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Huntington's Disease Youth Organization

How can I support my friend whose mom has HD?

HDYO has more information about HD available for young people, parents and professionals on our site:

www.hdyo.org

Q. I have a friend whose mom has Huntington’s disease and he has a 50% that one day he will one day develop the disease as well. He is very depressed that within the next ten years he may begin to show signs… what should I say to show him support and help him? We are both attending college so we are very far away so I’m not able to ever see him- we only talk through texting and Facebook.. how can I help him stay calm?

Please help,

Thank you!

Marilyn, 19, USA

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A. Dear Marilyn,

Thank you for contacting HDYO. You have asked what you should say to show your friend support and help him because his mum has Huntington’s disease and he is very depressed that in the next 10 years he may begin to show signs.

First of all I want to stress that living with the risk of HD and worrying about when symptoms may start is very common, so your friend is not alone. If you haven’t already done so I would encourage you and your friend to read our ‘being at risk’ section which discusses common worries young adults have e.g. symptom hunting, fear of wasting time, looking like an affected parent and some of the strategies they use to cope with their risk.

As you probably know the average age of onset for developing HD is mid30s to mid40s so it is understandable that your friend is worried that he may begin to show signs in the next 10 years or so. But I also want to stress that even if someone knows they carry the gene change for HD from a predictive test currently we cannot accurately predict when Huntington’s disease will develop in an individual. The symptoms that individuals have can also vary in families. There can be a lot of myths and misunderstandings about HD so it is really important to get accurate information. I hope the information on this site will answer any questions you and your friends have about HD, but please just ask if there is anything else.

It might also be helpful for you and your friend to know that there is a lot of research being done into HD at the moment, and so there is a lot of hope. If you want to know more about current research we recommend you look at HDBuzz (www.hdbuzz.net).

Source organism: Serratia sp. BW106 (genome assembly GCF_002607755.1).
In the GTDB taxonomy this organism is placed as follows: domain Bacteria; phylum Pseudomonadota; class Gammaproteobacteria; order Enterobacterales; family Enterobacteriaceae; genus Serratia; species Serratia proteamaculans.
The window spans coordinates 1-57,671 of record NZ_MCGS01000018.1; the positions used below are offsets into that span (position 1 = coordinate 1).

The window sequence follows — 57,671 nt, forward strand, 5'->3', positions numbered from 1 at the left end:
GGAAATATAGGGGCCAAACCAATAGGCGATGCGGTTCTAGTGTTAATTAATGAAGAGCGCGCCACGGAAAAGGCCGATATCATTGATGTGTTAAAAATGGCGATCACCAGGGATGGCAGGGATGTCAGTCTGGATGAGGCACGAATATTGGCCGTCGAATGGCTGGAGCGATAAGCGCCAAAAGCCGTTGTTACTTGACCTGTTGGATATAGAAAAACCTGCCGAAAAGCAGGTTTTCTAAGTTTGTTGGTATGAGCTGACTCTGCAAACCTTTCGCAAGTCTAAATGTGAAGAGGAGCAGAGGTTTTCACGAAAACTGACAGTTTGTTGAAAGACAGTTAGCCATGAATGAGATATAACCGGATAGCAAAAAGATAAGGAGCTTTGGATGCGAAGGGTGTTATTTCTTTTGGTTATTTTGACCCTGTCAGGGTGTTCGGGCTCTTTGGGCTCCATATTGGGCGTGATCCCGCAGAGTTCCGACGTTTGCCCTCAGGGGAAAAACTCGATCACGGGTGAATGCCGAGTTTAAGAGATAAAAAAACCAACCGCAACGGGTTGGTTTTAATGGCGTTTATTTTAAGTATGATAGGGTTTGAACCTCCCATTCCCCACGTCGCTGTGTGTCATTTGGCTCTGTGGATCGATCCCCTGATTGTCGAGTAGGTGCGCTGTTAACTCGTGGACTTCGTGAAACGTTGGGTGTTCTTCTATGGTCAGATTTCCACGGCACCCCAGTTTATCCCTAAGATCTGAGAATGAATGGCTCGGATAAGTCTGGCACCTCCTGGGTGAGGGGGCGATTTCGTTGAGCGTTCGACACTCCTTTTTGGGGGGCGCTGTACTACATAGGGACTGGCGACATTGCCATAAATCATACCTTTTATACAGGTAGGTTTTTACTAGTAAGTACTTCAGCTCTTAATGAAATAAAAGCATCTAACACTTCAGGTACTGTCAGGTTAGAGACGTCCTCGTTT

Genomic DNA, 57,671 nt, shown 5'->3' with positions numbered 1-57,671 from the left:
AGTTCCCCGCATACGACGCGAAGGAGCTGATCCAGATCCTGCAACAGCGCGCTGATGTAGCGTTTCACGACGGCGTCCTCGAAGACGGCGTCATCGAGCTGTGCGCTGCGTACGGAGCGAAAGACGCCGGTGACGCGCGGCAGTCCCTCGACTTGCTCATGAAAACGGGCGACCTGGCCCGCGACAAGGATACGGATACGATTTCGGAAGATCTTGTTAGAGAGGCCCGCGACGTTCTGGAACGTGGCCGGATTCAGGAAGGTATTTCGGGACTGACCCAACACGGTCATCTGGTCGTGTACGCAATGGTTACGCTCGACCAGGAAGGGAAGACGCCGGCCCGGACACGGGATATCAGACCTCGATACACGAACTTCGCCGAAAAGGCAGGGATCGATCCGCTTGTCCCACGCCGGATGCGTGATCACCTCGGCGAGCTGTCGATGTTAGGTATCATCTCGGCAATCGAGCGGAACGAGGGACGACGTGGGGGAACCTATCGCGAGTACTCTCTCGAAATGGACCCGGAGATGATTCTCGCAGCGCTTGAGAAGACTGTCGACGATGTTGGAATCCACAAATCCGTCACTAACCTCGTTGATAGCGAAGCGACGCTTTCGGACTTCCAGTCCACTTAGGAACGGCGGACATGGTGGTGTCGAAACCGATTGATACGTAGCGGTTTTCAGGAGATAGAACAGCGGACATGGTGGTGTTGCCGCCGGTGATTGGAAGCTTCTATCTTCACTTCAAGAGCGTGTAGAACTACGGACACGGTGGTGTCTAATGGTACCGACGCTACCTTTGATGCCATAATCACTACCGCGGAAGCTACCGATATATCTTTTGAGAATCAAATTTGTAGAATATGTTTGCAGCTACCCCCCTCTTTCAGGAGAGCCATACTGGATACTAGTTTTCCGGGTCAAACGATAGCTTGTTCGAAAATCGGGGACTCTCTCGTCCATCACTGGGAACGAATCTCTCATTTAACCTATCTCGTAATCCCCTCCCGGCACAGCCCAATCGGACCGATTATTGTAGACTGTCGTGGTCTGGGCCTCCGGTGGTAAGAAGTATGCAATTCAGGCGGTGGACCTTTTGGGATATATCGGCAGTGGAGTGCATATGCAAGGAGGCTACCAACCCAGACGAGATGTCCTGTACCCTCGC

Another hugely important thing you can do to help, and it sounds you are doing already, is to encourage your friend to talk and share his feelings. Just having someone who listens on a regular basis, someone who is at the end of the phone (or text or Facebook) can be a real support, even if you are hundreds of miles away. You may not think that you are saying the right things, and hopefully some of the information on our site can help you, but just listening and being there can be a huge support.

You have also asked how can you help your friend to keep calm? Whilst having someone you trust to talk to is very important there are also lots of other strategies young people tell us they use to keep calm and manage their anxiety. In general this involves looking after yourself (so exercising, sleeping and eating well are all important) and doing things that help you to relax or stay focussed e.g. running, listening to music, watching a film, keeping busy.

One of the main strategies young adults tell us they use is to get support, whether that is from friends, the HD community or professionals. For example, meeting other young adults in the same situation can be a huge help. You could encourage your friend to look at HDYO, contact his local HD chapter, or you could offer to visit an HD conference with him (friends are welcome) or even do some fundraising together.

Some individuals also decide that they cannot live with the uncertainty and choose to take the predictive test for HD to know whether they carry the changed gene or not. If this is something your friend is thinking about he could make an appointment with a genetic counsellor who would talk through the pros and cons of testing with him (also see our section on genetic testing).

It may be helpful to talk with a genetic counsellor even if he does not want the test because one of their roles is to help people find strategies to manage the uncertainty of being at risk of serious genetic conditions. I also know some young adults who do not want the test, but who go for annual appointments with an HD specialist, for reassurance that they aren’t showing any signs and up to date information.

It can be extremely difficult to know what to say when someone is worried about their risk of HD and you are not in the same boat yourself, but having a good friend who can listen and let you offload is really important. It is also important to know when to encourage someone to seek more professional help if you think they need it, and to look after yourself. I hope this is of some help Marilyn. Please get in touch if you have any other questions.

Best wishes,

Karen